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How Jason Williams’ Fantasy Camp Became a Reality

The tale of two lifelong hoopers who are bringing the basketball dreams of White Chocolate fanatics to life.

If you’re reading this, it’s too late. Dreams of dunking from the free throw line have been replaced by nightmares of losing your hairline. Aspirations of heating up your rec league have been swapped out with realities of icing your knees. Your Y2K highlight tape only lives now through 2K.

Or maybe not.

This Saturday in sunny California, NBA legend Jason Williams is hosting an open run in Orange County. The best part? He’ll be throwing those behind-the-back passes to you.

Teaming up with Stance Socks and Move Insoles, J Will and his righthand man Nik Winkleman will hold court for a Fantasy Camp, keeping the dream alive for a full three hours of hooping with a hero.

For Winkleman and Williams, their paths intersected far before this coming weekend in California. More notably, their own court kinship dates all the way back to a fateful Florida summer that still defies imagination.

How it Started, How it’s Going

Jed Jacobsohn /Allsport

Growing up in West Virginia, Jason Williams benefitted by having the keys to his local high school gym.

What he didn’t always have was nine other hoopers to run with.

Because of this, a young Williams would spend all day alone in the gym, playing full games of 5-on-5 in his mind. This would begin by running into the gym as if it was a roaring packed house, soon transitioning into sprinting up and down the court, throwing lob passes to leaping forwards who weren’t actually there.

Around that same time in the early ’90s, Nik Winkleman was picking up the ball in The Sunshine State, starting an odyssey that would eventually take him all over the world.

“Basketball has always been my entire life,” Winkleman told Boardroom. “I’m a 5’10 white guy with no plan B.”

In the summer of 1998, a 22-year-old Williams and 14-year-old Winkleman met for the first time, fittingly on the hardwood.

After getting suspended by Billy Donovan’s Florida Gators just weeks after setting a school record with 17 assists in one game, Williams signed with an agent and began training in Orlando with hopes of making the NBA. Already a gym rat, the longtime loner was now playing pickup with the likes of Shaquille O’Neal, Penny Hardaway, and Nick Anderson.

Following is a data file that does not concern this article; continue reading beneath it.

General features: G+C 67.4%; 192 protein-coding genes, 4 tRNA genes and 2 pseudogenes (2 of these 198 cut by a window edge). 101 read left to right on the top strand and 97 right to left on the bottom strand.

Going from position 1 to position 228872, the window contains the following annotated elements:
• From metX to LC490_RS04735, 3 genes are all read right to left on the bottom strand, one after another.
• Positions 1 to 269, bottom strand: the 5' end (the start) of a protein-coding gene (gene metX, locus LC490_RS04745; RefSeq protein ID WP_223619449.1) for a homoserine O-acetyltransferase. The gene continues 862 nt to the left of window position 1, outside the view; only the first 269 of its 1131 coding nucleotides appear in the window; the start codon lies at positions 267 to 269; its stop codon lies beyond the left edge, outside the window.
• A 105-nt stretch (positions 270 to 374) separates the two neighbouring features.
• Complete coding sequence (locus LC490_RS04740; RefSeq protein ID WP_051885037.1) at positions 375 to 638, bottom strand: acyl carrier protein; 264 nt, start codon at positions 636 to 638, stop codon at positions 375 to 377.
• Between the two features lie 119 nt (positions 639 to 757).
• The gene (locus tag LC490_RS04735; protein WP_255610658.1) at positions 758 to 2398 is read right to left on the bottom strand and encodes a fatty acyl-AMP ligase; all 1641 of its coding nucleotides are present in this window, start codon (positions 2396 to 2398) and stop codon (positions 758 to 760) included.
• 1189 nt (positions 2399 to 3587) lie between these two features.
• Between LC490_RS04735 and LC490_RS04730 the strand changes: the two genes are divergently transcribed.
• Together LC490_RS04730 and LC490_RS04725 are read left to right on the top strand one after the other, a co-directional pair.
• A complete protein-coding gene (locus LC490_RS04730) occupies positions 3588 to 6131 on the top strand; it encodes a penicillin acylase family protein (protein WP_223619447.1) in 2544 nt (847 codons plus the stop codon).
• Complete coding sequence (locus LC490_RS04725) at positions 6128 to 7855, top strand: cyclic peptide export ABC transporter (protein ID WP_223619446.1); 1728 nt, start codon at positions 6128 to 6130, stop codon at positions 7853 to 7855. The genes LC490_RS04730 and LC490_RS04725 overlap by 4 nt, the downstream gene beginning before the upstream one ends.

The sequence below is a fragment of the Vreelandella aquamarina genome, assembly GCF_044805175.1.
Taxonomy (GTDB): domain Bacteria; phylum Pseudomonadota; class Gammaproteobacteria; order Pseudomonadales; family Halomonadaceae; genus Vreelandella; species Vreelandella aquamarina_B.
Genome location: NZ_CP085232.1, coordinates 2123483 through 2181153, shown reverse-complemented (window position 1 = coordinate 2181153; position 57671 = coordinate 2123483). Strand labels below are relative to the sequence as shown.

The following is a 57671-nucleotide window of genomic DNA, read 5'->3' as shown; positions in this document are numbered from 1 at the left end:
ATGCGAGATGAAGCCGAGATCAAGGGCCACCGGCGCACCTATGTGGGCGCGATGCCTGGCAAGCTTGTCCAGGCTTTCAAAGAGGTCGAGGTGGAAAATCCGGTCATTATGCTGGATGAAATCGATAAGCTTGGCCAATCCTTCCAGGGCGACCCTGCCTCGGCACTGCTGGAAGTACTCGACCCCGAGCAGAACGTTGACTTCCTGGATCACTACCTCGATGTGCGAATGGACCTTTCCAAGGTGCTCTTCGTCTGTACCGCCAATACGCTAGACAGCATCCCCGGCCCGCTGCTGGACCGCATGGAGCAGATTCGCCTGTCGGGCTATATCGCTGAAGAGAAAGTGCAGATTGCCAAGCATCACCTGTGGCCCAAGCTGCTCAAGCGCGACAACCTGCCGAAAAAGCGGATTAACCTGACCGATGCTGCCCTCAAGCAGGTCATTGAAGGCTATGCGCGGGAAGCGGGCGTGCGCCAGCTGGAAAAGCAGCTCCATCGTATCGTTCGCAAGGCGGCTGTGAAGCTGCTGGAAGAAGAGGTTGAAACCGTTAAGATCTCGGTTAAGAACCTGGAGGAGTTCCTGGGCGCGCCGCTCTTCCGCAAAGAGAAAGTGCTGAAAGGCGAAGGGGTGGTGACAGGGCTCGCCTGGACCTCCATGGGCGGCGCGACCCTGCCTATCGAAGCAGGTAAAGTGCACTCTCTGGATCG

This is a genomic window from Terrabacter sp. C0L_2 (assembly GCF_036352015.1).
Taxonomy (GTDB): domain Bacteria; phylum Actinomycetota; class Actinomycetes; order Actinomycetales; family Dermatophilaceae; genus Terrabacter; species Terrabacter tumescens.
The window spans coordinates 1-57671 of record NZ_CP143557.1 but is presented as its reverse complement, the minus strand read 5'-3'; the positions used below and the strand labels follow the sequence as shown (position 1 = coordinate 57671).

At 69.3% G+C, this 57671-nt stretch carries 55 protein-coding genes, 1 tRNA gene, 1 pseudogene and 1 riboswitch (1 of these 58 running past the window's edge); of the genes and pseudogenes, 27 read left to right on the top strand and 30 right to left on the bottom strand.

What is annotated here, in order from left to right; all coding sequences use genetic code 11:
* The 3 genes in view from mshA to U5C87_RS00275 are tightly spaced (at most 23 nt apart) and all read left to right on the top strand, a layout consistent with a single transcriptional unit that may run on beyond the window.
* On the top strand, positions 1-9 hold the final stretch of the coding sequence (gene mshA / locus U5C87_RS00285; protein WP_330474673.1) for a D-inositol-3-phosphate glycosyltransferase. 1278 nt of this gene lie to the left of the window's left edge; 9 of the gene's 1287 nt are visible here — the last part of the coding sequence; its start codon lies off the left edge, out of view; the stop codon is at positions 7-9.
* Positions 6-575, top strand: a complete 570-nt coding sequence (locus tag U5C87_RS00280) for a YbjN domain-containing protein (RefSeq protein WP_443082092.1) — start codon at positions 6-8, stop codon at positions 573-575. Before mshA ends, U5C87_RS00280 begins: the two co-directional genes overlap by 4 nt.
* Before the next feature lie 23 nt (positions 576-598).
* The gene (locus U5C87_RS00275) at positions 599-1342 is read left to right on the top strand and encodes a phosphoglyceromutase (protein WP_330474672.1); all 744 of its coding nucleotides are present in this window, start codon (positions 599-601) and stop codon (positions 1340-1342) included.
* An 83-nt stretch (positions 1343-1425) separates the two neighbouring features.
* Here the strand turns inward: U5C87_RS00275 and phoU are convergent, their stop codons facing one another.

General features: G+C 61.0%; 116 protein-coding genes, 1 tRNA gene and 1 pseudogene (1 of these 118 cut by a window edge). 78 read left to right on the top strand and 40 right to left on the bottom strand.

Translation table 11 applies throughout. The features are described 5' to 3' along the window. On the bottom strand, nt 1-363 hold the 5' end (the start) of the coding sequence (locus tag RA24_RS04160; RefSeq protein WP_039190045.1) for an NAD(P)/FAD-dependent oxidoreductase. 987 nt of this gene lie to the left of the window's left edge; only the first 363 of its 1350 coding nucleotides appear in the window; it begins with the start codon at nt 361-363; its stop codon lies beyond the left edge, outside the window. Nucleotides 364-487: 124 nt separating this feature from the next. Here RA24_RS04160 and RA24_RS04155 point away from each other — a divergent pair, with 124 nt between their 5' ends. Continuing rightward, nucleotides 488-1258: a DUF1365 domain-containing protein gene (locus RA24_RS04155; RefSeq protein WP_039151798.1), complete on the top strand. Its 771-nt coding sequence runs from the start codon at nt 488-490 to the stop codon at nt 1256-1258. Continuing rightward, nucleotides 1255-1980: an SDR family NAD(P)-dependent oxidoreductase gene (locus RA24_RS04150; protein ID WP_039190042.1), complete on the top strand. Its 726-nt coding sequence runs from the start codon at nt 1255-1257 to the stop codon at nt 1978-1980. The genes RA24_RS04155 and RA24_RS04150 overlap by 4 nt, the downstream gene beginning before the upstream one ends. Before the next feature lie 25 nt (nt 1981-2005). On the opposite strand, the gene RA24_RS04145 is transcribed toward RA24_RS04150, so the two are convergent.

Up in the rafters, a teenage Winkleman watched, absolutely astounded.

“I found a backdoor where I could go and watch those runs from a balcony,” Winkleman said. “I used to sit upstairs and watch. It was unreal. The Orlando Magic practiced there. But me? I was sneaking into the place.”

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Playing at the RVD Sportsplex, a gym held by the DeVos family who owned the Magic, a young Williams won over eventual teammate and neighbor Shaq before the world knew who he was.

As more talent trickled into the gym, the inner circle of hoops suddenly became familiar with who Williams was and who he was going to be.

“The Olympic Team would come through and get runs at the same time,” Winkleman recalls. “He held his own like nobody else. A lot of people were kind of surprised when he went seventh, but people that were around when he was playing with NBA competition? Nobody was surprised.”

Over the course of that summer, both Winkleman and Williams would spend every waking hour at the same gym, becoming friendly between runs.

Sneaking in and watching from the nosebleeds, Winkleman had inside access to SportsCenter highlights from White Chocolate months before he had a known name, let alone a nickname.

Jed Jacobsohn / Allsport

Long before kids like Kevin Durant would see No. 55 firing bullet-passes on TV, Winkleman was privy to Williams running through the best ballers routinely in Orlando.

“It was NBA legend after NBA legend, and Jason was still doing his thing,” Winkleman says. “I’ve seen some of the wildest passes. Some of the craziest full-court behind-the-back bounce passes that you’ve never seen that would blow your mind. The thing that surprised people the most is that athletically he was on that level. He could run and jump with the best of them, he could get up and down the court like nothing I’d ever saw in real life. Post pickup one day, he casually windmilled off of two feet.”

Seeing was believing for Winkleman, NBA peers, and soon NBA fans.

Over the course of the next decade, both Williams and Winkleman continued to chase their dreams of basketball. Famously, Williams went on to become one of the most culturally relevant players of all-time, taking his brand of ball to the game’s biggest stage. In his rookie season, just months after playing pickup in Orlando, Williams’ No. 55 Sacramento Kings kit was amongst the top-five best-selling jerseys in the whole NBA.

Even future Hall of Famers were inspired by his style and his play.